How (and why!) nonprofits can Get Out the VoteLara Smith
(Image: Liliana Bakhtiari)
Next election, I hope there are fewer text messages.
For so many of us in Georgia, the daily bombardment of political texts from unrecognized numbers started to get out of control near the end of 2020 – texts coming almost hourly from numbers we don’t recognize, from people who don’t know our community. Don’t get me wrong: I’m not suggesting that these Get Out the Vote (GOTV) efforts are fruitless endeavors. Studies have shown that texting efforts may increase voter turnout by a margin of 2 to 4 percent. But is the “spray and pray” method really best?
I’m the managing director for Dad’s Garage Theatre in Atlanta, a nonprofit improv and scripted comedy theatre with a mission to bring joy and laughter to our community. Though we’ve been closed since March 13 due to COVID-19, we’ve been able to open our facility for vital community events: Recently, we served as a voting location for the presidential election and two runoffs. I’ve made it my goal to bring the skills and knowledge I’ve developed running a successful theatre to the democratic process. (I wrote this piece for Slate last year about how our theatre’s customer service-oriented mindset could help make the voting experience more enjoyable for all involved.)
After working three elections, I’ve learned a lot about how voting works. I’ve also seen that there is so much that nonprofits like ours can offer to help GOTV!
Of course, you don’t have to turn your facility into a voting location: Just by using your network and the trust of your community, you can get more people to the polls. Who is going to be more impactful in encouraging you to vote: a text from a stranger in another state, or someone you recognize from a local nonprofit?
Research has shown that the more personal a GOTV appeal is, the more likely it will be to move the needle. Turnout Nation is a GOTV organization that focuses on recruiting “captains” who reach out to ten people individually and help each one make their voting plan; their study shows that this “peer-to-peer” effort has moved the needle by a whooping 13.2 percent! (See sidebar for more statistics.)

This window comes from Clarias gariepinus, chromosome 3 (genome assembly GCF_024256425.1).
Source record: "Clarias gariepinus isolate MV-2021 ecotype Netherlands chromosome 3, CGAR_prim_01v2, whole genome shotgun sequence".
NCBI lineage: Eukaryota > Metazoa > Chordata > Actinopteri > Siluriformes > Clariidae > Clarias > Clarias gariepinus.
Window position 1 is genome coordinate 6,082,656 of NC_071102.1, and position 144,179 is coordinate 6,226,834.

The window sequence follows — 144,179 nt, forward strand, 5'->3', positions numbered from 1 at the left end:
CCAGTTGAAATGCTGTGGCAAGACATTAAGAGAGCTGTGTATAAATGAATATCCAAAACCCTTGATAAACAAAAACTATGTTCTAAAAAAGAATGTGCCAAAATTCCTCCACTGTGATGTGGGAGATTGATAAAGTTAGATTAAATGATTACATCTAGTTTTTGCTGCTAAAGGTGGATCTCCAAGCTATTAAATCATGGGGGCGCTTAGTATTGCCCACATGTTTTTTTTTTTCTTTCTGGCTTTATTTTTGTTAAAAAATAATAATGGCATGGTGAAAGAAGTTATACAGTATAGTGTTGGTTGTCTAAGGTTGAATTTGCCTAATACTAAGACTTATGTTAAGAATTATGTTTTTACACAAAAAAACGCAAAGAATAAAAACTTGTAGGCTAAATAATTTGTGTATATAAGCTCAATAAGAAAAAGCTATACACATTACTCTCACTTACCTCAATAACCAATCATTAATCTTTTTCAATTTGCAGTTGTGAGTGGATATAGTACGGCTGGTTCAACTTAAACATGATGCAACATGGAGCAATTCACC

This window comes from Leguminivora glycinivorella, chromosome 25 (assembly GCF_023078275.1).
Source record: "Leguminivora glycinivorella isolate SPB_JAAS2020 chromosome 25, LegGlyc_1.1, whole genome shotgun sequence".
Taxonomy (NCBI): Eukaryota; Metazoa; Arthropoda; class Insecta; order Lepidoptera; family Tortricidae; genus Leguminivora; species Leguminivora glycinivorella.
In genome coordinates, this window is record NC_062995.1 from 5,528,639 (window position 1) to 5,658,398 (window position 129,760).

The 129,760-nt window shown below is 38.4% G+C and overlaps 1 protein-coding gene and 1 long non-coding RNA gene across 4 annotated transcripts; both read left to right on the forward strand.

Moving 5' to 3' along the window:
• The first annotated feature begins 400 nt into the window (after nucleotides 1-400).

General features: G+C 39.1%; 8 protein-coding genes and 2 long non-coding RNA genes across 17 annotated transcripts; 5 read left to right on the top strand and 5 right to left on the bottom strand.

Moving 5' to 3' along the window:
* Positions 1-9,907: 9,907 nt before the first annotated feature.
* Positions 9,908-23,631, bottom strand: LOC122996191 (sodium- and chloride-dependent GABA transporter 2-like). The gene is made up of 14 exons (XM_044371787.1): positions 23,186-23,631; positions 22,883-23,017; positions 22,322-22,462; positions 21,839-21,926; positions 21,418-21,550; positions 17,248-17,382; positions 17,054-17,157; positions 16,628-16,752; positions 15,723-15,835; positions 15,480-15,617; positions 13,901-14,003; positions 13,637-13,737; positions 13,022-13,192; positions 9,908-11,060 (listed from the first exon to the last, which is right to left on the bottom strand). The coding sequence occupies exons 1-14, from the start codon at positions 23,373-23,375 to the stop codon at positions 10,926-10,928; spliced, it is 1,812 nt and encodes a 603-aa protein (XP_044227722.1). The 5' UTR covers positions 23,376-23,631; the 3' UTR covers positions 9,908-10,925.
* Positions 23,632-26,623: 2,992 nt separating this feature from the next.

I attended a call with one of the study’s authors and asked him how brands and influencers can get involved. Though they hadn’t researched it, they suspected we would have a similar effect, especially if we put recognizable people at the forefront of the campaign.
• Peer to peer: 13.2%
This made me realize nonprofit organizations are perfectly equipped to GOTV. Dad’s Garage has tremendous reach, especially because we appeal to a younger demographic and to new residents – Dad’s Garage is often a rite of passage for people who just moved to Atlanta, and the first arts organization they visit. To help get young people, new voters, new residents, and apathetic voters to the polls this election season, Dad’s Garage made sure to message our fans to let them know how important it is to vote, and how quick and easy it is to register. To make sure it felt authentic, we used our brand voice in all efforts; for instance, we talked about voting as a “civic doodie.” (Our fans love a poop joke.)
One more key advantage our organizations have in helping GOTV: Trust. We are trusted, quite simply, because we have an established relationship with the folks on our mailing list: They know who we are and what we stand for. Using Wolf Brown’s Audience Outlook Monitor to gauge audience attitudes towards reopening our theatre, we have learned from our patrons’ responses that they don’t fully trust government officials (especially regarding their messaging about the pandemic); however, they have a high degree of trust in individual arts organizations, theaters, and galleries to do the right thing regardless of politics.
I believe this trust is one of our biggest assets when it comes to GOTV. The name recognition of our organization, and the positive feelings it inspires (remembering the good times, when we used to go to the theatre!) help make our GOTV messages make a real impact.
This past year has certainly shown us the power of engaged citizens. If we want to overcome voter apathy, perhaps we should start by overcoming institutional apathy. It’s vital that the organizations we know, love, and trust remind us of the importance of voting. And that’s why Dad’s Garage Theatre, known for comedy, also included serious GOTV information in our newsletters. My hope is that with each coming election – national, state, and local – we see more nonprofits reminding their stakeholders how important it is to vote.
Lara Smith is managing director at Dad's Garage Theatre.